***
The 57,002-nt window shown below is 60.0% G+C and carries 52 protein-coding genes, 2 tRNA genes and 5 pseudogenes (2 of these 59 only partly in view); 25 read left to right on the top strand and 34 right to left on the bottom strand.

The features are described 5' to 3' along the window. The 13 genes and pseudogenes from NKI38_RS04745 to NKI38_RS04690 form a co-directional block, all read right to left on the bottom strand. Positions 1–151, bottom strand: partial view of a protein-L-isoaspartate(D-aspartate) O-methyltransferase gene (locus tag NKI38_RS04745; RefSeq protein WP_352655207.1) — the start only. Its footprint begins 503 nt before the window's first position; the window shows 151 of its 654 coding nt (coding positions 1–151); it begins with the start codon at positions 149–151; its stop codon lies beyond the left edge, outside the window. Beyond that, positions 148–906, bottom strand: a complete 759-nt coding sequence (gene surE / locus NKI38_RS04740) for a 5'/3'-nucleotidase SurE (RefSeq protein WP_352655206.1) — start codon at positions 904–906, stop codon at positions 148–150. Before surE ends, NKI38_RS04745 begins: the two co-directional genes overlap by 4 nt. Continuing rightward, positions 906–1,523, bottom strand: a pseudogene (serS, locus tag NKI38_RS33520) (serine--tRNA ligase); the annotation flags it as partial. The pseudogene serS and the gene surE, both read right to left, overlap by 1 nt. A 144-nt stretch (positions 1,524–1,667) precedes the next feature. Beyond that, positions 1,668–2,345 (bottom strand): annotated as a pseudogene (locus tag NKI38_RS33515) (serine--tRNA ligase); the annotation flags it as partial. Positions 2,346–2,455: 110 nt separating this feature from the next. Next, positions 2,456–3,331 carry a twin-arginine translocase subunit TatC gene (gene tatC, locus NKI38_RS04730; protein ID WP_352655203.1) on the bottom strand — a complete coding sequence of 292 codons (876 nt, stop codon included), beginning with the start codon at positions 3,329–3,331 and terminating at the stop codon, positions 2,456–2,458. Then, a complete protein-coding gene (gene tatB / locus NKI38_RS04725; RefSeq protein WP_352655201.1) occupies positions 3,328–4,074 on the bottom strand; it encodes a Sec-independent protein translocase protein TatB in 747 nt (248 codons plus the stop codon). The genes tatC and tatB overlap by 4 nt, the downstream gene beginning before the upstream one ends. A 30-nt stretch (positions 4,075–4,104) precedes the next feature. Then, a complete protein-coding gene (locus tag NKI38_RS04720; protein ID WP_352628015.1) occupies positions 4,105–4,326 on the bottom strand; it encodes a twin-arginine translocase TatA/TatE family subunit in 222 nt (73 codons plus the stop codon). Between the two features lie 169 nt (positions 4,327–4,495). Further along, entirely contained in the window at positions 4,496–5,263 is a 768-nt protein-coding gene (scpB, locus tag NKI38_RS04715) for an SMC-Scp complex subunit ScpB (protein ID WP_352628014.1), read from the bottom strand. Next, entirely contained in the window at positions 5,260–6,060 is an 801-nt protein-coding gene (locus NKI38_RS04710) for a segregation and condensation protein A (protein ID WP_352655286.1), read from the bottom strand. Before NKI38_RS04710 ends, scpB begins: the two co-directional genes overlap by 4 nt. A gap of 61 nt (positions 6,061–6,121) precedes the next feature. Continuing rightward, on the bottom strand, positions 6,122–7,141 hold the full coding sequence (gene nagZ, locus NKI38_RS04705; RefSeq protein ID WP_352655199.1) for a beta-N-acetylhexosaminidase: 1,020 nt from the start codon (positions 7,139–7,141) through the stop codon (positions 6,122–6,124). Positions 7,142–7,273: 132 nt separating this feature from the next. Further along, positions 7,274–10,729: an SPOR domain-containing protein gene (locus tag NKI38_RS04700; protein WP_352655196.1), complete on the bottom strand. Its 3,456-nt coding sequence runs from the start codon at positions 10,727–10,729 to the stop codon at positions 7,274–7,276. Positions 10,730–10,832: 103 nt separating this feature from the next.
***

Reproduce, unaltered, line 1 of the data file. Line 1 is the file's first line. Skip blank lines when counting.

The 57,002-nt window shown below is 60.0% G+C and carries 52 protein-coding genes, 2 tRNA genes and 5 pseudogenes (2 of these 59 only partly in view); 25 read left to right on the top strand and 34 right to left on the bottom strand.